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SA players set for foreign invasion in George

06 Feb 2017

Kyle McClatchie; credit Ernest Blignault

South Africa’s top amateurs are ready to take on a wave of international players when the South African Amateur Stroke Play Championship gets underway at Kingswood Golf Estate in George on Tuesday.

Golf RSA National Squad member Kyle McClatchie will lead the local challenge in the 144-strong field that features 45 top ranked golfers from Scotland, England, Sweden, Ireland, France, Switzerland and the highly-rated Khaled Attieh from Saudi Arabia.

“I believe this is the biggest international field we’ve had at the SA Stroke Play Championship,” said McClatchie. “It’s awesome for South African amateur golf, because it raises the status of the SA Stroke Play and gives us quality international competition. But let’s not kid ourselves, we are going to have a tough time on our hands against the foreign invasion.”

Since Dale Hayes won the first two editions in 1969 and 1970, only a handful of international campaigners lifted the prestigious trophy, including Yuan Ching Chi (1981), Wen-Sheng Li (1982) and C-S Hsieh (1986) of China, Ireland’s Ciaran McMonagle in 1982 and Gary Wolstenholme of England in 2002.

Yet – while the South Africans outnumber the international line-up four-to-one – the trophy went the way of international winners in the last two championships.

Ugo Coussaud from France defeated local hope claimed a three stroke victory over local hope Rupert Kaminski in 2015 and last year, Irishman Jack Hume edged out former champion Jason Smith and compatriot Stuart Grehan at Blue Valley.

There were a further five international contenders in the top 10 at Port Elizabeth Golf Club two years ago and five Scotsman featured in the top 10 at Blue Valley. McClatchie believes the links-style layout on the Garden Route will deliver another tightly contested battle between the local and international players over the next four days.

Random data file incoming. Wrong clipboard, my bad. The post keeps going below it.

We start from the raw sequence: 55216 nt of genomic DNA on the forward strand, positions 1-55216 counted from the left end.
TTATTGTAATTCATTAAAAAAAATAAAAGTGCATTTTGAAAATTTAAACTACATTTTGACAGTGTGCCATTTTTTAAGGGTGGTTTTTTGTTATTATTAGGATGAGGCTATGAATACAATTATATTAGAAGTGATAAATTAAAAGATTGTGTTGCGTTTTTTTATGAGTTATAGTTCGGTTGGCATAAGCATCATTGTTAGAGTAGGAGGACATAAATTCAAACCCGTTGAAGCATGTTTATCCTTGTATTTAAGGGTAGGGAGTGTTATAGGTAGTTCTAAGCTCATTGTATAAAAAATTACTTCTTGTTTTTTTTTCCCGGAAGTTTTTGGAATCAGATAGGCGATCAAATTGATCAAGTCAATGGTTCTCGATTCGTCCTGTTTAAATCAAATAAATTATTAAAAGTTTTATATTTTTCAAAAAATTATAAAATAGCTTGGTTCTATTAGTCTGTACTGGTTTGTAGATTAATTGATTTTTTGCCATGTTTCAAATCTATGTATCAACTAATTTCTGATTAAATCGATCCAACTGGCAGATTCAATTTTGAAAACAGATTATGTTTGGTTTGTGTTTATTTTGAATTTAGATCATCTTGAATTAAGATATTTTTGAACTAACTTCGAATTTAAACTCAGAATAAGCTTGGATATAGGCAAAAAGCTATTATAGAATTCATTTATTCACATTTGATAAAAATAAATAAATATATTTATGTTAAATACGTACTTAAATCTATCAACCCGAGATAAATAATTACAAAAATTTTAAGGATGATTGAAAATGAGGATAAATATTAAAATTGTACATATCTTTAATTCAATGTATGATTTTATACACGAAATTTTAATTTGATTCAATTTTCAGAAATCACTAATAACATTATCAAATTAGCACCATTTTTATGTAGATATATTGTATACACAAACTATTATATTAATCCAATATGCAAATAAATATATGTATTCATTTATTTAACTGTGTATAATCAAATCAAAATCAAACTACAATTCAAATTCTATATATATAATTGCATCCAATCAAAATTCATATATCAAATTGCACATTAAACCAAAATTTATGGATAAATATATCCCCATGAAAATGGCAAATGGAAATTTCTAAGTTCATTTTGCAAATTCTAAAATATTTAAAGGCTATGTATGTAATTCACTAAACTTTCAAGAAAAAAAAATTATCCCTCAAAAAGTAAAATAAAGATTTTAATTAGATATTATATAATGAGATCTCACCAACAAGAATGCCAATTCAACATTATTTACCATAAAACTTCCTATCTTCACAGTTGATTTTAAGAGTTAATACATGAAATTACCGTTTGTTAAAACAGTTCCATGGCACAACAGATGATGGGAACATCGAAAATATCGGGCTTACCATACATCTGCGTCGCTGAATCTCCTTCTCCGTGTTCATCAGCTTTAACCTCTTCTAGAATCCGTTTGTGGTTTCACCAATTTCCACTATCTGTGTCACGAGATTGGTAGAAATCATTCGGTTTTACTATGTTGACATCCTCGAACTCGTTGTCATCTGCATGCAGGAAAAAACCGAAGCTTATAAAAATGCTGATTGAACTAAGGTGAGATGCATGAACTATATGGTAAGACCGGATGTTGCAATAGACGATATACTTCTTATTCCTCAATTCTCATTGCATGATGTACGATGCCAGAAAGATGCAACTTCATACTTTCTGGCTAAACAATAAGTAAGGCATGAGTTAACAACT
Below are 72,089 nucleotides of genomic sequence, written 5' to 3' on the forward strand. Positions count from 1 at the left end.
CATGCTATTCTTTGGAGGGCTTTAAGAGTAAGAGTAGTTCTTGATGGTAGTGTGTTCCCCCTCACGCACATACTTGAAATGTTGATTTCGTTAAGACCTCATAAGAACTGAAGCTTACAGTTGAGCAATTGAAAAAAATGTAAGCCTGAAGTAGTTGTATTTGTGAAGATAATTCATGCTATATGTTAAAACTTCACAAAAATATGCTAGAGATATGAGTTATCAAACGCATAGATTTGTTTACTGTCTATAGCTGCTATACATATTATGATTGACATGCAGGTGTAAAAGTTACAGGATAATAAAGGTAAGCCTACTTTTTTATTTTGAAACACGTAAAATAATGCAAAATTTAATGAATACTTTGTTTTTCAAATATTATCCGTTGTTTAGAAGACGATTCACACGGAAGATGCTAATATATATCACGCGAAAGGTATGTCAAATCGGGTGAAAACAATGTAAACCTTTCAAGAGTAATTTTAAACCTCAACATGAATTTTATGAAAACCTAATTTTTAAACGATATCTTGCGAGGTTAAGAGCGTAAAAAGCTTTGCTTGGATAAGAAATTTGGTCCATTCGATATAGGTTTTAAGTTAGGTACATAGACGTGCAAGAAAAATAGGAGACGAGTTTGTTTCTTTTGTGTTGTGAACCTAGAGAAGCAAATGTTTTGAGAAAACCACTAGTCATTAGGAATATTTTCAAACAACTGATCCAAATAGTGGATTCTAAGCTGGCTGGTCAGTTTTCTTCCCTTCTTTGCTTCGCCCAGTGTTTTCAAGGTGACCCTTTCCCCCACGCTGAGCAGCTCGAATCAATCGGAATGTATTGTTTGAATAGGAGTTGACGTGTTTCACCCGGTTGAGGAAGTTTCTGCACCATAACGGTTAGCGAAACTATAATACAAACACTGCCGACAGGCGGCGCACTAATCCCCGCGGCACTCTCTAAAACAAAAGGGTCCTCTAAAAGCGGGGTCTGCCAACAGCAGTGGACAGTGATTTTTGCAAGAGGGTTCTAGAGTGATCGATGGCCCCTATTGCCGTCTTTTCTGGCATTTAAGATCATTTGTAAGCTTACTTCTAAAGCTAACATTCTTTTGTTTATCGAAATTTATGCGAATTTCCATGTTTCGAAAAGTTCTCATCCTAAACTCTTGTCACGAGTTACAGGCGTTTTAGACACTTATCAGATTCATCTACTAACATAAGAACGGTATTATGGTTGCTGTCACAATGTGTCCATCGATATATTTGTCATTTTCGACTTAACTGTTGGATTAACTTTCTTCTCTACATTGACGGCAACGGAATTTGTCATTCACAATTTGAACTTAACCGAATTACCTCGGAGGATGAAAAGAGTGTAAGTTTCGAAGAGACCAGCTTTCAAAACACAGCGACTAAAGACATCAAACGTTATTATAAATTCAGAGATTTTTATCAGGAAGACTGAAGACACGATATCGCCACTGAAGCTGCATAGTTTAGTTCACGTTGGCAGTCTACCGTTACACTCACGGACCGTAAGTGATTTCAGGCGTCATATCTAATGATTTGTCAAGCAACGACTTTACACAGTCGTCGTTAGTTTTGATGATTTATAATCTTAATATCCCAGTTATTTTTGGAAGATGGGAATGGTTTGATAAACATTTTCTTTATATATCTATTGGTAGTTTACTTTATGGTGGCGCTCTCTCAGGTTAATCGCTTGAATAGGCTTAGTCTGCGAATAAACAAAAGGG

“We must take the international players seriously and we can’t afford to get comfortable at a course like Kingswood,” he said. “If the wind gets up, the British players will be smiling, so if we are serious about producing a South African champion, we will have to go deep and low this week.”

McClatchie knows his own performance will be keenly watched after he rocketed to third in the South African Golf Association’s Open Amateur rankings following a superb 2016 season.

The most-improved male amateur in South Africa in 2016, McClatchie reeled in four victories to complement a slew of top 10 finishes. In addition to a runner-up finish on the Big Easy Tour and a maiden win on the IGT Tour, the 19-year-old from Serengeti Golf and Wildlife Estate also impressed abroad.

He notched top 10 finishes in the Scottish and French Amateur Championships and victory in the 36-hole qualifier at the Argentine Amateur Championship in December after he partnered Aubrey Beckley to a top five finish for South Africa in the Juan Carlos Tailhade Cup.

With two of South Africa’s top ranked players away at college in the United States and three more not competing this week, there is a fair bit of pressure on McClatchie and fellow GolfRSA National Squad players Smith, Marco Steyn, Garrick Higgo and Luca Filippi, who round out the South African Golf Association’s top 10 in George.

“The course is in unbelievably good condition and the greens are running fast and true, but with the links layout we won’t have the advantage,” McClatchie said.

“There is only one way to play here and that is to shut yourself off from expectations. What I mean is that you have to play shot for shot, day by day and forget about winning on Friday. Just play the course hole-by-hole and try to put the best score possible together.  The other thing to remember is that yours is the only score you can control, so don’t waste energy worrying or watching the rest of the field.”

Reigning Sanlam SA Amateur champion Craig Ross, who is hunting the elusive double, leads the Scottish posse, while last year’s joint runner-up Grehan and compatriot Naill Kearney, who reached the final stage of the Asian Tour Qualifying School in January, are among the Irish contenders. Edgar Catherine, who lost the Orange Bowl Junior Championship in a play-off in December, is also among the French entries.

The South African Stroke Play Championship will be contested over 72 holes, and the field of 144 will be cut to 65 and ties after 36 holes.

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